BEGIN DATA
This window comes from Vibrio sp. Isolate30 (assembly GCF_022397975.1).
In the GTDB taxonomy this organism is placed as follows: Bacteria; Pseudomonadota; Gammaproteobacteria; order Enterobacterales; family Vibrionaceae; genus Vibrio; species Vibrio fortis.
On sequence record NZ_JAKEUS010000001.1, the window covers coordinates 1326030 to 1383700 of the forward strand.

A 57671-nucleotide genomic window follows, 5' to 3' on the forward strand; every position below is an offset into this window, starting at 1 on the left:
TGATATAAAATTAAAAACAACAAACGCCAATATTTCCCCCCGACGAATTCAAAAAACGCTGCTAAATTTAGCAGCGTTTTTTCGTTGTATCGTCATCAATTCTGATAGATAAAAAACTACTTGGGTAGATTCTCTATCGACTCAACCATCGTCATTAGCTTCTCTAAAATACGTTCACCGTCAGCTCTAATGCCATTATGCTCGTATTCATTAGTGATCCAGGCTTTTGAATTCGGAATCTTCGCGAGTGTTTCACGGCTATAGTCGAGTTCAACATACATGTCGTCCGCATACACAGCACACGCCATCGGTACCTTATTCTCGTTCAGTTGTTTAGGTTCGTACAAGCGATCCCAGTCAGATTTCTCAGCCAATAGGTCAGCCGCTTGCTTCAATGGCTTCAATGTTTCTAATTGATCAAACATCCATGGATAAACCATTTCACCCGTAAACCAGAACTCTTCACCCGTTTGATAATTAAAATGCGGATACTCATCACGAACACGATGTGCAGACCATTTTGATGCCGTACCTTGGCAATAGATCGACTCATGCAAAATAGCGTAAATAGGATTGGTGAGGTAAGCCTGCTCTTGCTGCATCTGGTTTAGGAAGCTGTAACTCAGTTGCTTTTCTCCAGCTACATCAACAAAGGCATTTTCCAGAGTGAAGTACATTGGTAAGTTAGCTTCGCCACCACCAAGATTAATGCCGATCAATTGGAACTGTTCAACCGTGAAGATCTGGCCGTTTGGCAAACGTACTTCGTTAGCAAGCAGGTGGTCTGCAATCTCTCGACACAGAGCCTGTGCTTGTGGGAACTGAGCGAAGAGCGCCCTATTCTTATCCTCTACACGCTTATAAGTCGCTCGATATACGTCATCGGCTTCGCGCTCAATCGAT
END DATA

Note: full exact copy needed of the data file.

This window comes from Vibrio sp. Isolate30 (assembly GCF_022397975.1).
In the GTDB taxonomy this organism is placed as follows: Bacteria; Pseudomonadota; Gammaproteobacteria; order Enterobacterales; family Vibrionaceae; genus Vibrio; species Vibrio fortis.
On sequence record NZ_JAKEUS010000001.1, the window covers coordinates 1326030 to 1383700 of the forward strand.

A 57671-nucleotide genomic window follows, 5' to 3' on the forward strand; every position below is an offset into this window, starting at 1 on the left:
TGATATAAAATTAAAAACAACAAACGCCAATATTTCCCCCCGACGAATTCAAAAAACGCTGCTAAATTTAGCAGCGTTTTTTCGTTGTATCGTCATCAATTCTGATAGATAAAAAACTACTTGGGTAGATTCTCTATCGACTCAACCATCGTCATTAGCTTCTCTAAAATACGTTCACCGTCAGCTCTAATGCCATTATGCTCGTATTCATTAGTGATCCAGGCTTTTGAATTCGGAATCTTCGCGAGTGTTTCACGGCTATAGTCGAGTTCAACATACATGTCGTCCGCATACACAGCACACGCCATCGGTACCTTATTCTCGTTCAGTTGTTTAGGTTCGTACAAGCGATCCCAGTCAGATTTCTCAGCCAATAGGTCAGCCGCTTGCTTCAATGGCTTCAATGTTTCTAATTGATCAAACATCCATGGATAAACCATTTCACCCGTAAACCAGAACTCTTCACCCGTTTGATAATTAAAATGCGGATACTCATCACGAACACGATGTGCAGACCATTTTGATGCCGTACCTTGGCAATAGATCGACTCATGCAAAATAGCGTAAATAGGATTGGTGAGGTAAGCCTGCTCTTGCTGCATCTGGTTTAGGAAGCTGTAACTCAGTTGCTTTTCTCCAGCTACATCAACAAAGGCATTTTCCAGAGTGAAGTACATTGGTAAGTTAGCTTCGCCACCACCAAGATTAATGCCGATCAATTGGAACTGTTCAACCGTGAAGATCTGGCCGTTTGGCAAACGTACTTCGTTAGCAAGCAGGTGGTCTGCAATCTCTCGACACAGAGCCTGTGCTTGTGGGAACTGAGCGAAGAGCGCCCTATTCTTATCCTCTACACGCTTATAAGTCGCTCGATATACGTCATCGGCTTCGCGCTCAATCGAT